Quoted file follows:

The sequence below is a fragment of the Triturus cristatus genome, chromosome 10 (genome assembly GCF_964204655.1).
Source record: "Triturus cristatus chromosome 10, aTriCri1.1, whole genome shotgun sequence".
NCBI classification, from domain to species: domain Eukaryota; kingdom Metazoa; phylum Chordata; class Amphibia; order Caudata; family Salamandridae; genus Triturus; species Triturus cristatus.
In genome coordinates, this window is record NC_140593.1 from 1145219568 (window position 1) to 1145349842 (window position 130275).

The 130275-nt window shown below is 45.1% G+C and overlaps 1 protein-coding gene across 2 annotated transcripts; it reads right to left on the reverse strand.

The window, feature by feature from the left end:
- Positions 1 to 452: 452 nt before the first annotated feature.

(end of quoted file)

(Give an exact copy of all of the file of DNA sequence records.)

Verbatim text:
The sequence below is a fragment of the Triturus cristatus genome, chromosome 10 (genome assembly GCF_964204655.1).
Source record: "Triturus cristatus chromosome 10, aTriCri1.1, whole genome shotgun sequence".
NCBI classification, from domain to species: domain Eukaryota; kingdom Metazoa; phylum Chordata; class Amphibia; order Caudata; family Salamandridae; genus Triturus; species Triturus cristatus.
In genome coordinates, this window is record NC_140593.1 from 1145219568 (window position 1) to 1145349842 (window position 130275).

The 130275-nt window shown below is 45.1% G+C and overlaps 1 protein-coding gene across 2 annotated transcripts; it reads right to left on the reverse strand.

The window, feature by feature from the left end:
- Positions 1 to 452: 452 nt before the first annotated feature.